Syria and Water Sustainability

When we think about Syria, the most iconic image that comes to mind is the 2015 picture of a young refugee who didn’t make it. We all cared. We all tweeted about what a tragedy it was. And yet – almost a year and a half later – the refugees continue to leave. The Syrian conflict has been analyzed on all sorts of political, economic, and social levels; yet, by virtue of being a multifaceted conflict, there are almost an infinite number of issues and chains of events which could have caused it. Tossing his hat into the ring, Dr. Peter H. Gleick, a co-founder of the Pacific Institute, dissects another theory.

We begin over 4,500 years ago, during the emergence of civilization, and two cities are about to go to war over one of the most important resources in the area – water. The concept of water conflict makes sense; we need it to live and so people will fight to have it, preferably in large quantities. However, what really brings things to a boil is when there are a lot of people and not a lot of water. An example which would really bring this to the extreme is – the bane of desert regions everywhere – drought.

Syria is one of the most water-stressed states in the world. Unfortunately, Syria is also prone to drought. Like a chronic illness, drought has plagued Syria six notable times in the period between 1900 and 2005. But, as most things tend to do, it got worse. In 2006, Syria faced the beginning of a drought which was on a whole new level. Gleick puts it best, saying it was a “multiseason, multiyear period of extreme drought” (Gleick, 2014, p. 332). Lasting until 2011 (5 whole years for anyone counting), the drought is currently the worst instance of water scarcity recorded in human history.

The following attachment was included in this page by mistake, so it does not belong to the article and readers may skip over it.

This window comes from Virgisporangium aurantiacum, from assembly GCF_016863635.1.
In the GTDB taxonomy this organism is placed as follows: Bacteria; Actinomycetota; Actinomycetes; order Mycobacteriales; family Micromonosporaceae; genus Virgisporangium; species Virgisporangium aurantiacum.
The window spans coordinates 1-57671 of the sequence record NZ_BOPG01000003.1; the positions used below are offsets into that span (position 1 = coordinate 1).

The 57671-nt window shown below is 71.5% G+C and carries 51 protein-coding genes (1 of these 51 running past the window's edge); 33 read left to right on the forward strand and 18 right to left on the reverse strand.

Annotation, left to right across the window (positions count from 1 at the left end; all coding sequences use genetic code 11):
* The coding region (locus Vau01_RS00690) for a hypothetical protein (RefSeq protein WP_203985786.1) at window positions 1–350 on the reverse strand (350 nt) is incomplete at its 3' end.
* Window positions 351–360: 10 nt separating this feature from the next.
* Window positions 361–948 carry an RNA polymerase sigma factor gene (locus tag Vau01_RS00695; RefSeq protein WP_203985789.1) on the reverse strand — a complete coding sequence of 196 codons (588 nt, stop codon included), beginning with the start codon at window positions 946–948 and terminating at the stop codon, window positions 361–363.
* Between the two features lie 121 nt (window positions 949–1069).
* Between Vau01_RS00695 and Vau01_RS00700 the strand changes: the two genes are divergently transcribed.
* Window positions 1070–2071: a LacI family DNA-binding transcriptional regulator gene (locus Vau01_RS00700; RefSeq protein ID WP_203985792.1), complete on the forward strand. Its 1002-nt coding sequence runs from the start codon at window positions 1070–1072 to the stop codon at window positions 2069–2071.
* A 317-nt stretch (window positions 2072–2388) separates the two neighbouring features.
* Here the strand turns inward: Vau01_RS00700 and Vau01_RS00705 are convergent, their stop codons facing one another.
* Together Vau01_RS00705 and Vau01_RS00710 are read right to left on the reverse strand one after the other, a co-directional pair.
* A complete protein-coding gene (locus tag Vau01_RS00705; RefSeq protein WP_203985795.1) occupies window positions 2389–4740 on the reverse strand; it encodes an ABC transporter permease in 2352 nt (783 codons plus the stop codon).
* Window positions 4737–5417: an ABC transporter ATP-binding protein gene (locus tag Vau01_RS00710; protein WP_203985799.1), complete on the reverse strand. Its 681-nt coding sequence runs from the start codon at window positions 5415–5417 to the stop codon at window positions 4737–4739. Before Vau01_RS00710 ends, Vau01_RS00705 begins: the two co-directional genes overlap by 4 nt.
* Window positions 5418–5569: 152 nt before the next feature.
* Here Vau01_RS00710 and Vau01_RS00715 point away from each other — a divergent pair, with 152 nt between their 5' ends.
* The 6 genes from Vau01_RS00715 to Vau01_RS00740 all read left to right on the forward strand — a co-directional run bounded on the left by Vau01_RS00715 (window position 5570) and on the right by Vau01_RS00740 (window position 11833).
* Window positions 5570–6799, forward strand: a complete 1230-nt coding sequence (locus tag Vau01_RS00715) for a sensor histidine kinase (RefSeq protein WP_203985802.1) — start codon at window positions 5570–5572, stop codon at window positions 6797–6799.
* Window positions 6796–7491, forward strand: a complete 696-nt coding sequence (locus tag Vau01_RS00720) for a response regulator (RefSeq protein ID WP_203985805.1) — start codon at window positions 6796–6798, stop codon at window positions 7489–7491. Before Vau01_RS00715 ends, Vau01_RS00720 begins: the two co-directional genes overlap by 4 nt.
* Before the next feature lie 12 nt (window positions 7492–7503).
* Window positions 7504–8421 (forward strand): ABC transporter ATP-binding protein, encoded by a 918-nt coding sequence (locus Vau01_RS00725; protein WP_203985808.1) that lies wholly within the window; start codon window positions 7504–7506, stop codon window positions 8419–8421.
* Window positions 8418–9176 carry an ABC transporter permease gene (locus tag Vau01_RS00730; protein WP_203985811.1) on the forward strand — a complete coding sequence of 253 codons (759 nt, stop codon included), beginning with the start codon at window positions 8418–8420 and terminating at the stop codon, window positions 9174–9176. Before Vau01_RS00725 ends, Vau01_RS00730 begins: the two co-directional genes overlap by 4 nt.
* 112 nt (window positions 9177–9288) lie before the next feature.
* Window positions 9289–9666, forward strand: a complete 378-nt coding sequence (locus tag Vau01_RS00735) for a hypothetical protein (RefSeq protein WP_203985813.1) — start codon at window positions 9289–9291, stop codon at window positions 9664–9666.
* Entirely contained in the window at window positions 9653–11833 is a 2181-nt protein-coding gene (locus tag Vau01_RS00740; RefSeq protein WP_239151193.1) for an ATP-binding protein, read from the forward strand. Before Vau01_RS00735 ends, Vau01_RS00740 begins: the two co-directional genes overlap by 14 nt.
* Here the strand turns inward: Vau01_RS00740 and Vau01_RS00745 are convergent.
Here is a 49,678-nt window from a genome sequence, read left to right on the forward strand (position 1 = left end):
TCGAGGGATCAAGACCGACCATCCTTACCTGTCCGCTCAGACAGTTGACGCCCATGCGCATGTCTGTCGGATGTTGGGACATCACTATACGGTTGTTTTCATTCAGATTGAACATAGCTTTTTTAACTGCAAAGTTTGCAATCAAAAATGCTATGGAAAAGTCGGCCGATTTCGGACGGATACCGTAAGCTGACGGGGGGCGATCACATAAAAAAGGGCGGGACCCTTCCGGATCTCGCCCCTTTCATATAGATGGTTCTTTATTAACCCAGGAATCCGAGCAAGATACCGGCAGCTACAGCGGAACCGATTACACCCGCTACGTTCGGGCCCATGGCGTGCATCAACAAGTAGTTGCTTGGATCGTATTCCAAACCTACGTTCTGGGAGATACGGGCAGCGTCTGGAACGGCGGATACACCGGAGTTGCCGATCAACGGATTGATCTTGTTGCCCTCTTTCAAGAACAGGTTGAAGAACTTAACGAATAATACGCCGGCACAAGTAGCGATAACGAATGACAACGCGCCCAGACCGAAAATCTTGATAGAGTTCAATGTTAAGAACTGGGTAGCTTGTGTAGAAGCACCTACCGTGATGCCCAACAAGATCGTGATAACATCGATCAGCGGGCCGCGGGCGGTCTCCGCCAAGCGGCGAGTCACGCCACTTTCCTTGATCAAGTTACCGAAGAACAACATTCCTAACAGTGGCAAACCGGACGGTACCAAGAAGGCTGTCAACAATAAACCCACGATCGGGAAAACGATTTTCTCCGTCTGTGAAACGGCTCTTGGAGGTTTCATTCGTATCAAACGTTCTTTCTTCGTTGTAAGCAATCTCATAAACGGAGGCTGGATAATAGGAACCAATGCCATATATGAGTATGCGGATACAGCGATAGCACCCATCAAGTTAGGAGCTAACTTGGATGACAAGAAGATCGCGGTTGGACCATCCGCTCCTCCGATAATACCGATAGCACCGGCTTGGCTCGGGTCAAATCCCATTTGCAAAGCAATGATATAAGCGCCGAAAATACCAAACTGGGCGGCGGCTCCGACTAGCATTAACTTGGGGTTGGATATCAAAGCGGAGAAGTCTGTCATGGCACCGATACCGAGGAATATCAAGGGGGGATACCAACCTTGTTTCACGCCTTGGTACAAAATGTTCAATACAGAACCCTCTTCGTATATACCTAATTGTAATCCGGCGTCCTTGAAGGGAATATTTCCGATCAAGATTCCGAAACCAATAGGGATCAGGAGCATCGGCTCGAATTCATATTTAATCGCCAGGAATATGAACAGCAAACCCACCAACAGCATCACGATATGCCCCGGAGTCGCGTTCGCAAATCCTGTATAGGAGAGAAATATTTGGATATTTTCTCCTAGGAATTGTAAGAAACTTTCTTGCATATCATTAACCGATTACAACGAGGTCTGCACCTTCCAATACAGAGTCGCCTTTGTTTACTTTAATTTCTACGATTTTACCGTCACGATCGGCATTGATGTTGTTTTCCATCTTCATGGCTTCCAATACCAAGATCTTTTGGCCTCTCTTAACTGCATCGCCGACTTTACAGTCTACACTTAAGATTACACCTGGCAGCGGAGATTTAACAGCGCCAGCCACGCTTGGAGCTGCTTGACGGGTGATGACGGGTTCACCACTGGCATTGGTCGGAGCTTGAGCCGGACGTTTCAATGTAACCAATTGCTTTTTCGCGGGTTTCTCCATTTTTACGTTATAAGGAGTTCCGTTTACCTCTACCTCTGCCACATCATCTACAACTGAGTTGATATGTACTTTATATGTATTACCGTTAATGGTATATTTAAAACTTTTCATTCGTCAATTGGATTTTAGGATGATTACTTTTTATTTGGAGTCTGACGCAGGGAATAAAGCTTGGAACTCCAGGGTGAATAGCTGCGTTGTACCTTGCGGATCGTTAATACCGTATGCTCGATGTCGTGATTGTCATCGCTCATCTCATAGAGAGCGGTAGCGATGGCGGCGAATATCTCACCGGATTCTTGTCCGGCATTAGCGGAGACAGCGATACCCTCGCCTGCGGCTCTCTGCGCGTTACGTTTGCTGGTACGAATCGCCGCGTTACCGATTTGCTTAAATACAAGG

Drought on the Tigris and Euphrates rivers. Hadi Mizban | Assosciated Press

Of course, a shortage of water for drinking purposes is bad all by itself – but, like scabies, drought quickly spreads to create other problems in all other aspects of life. People are not the only living things dependent on water. Lots of things need water, like plants. A lot of plants will require a lot of water. Therefore, an abundance of water then becomes particularly important when a major corner of your economy relies on agriculture. We know that in Mesopotamia the discovery of irrigation allowed the region to thrive, but it becomes an especially impressive feat when you consider the aridity of the Fertile Crescent.

Importantly, the drought only aggravated already-existing problems with the way Syria manages water. In Western society, an increased awareness about climate change has led to an entirely new and positive attitude about conservation. Yet in Syria, there is simply not enough water for people to have a sufficient amount for everything. There is just not enough water to keep on using it at the rate at which the Syrian people got accustomed to using. In the past, people in Syria and other water-stressed states have made the non-abundance work; but Syria relies a lot on its groundwater for irrigation of its agriculture – a practice that Gleick says is unsustainable (Gleick, 2014, p. 338).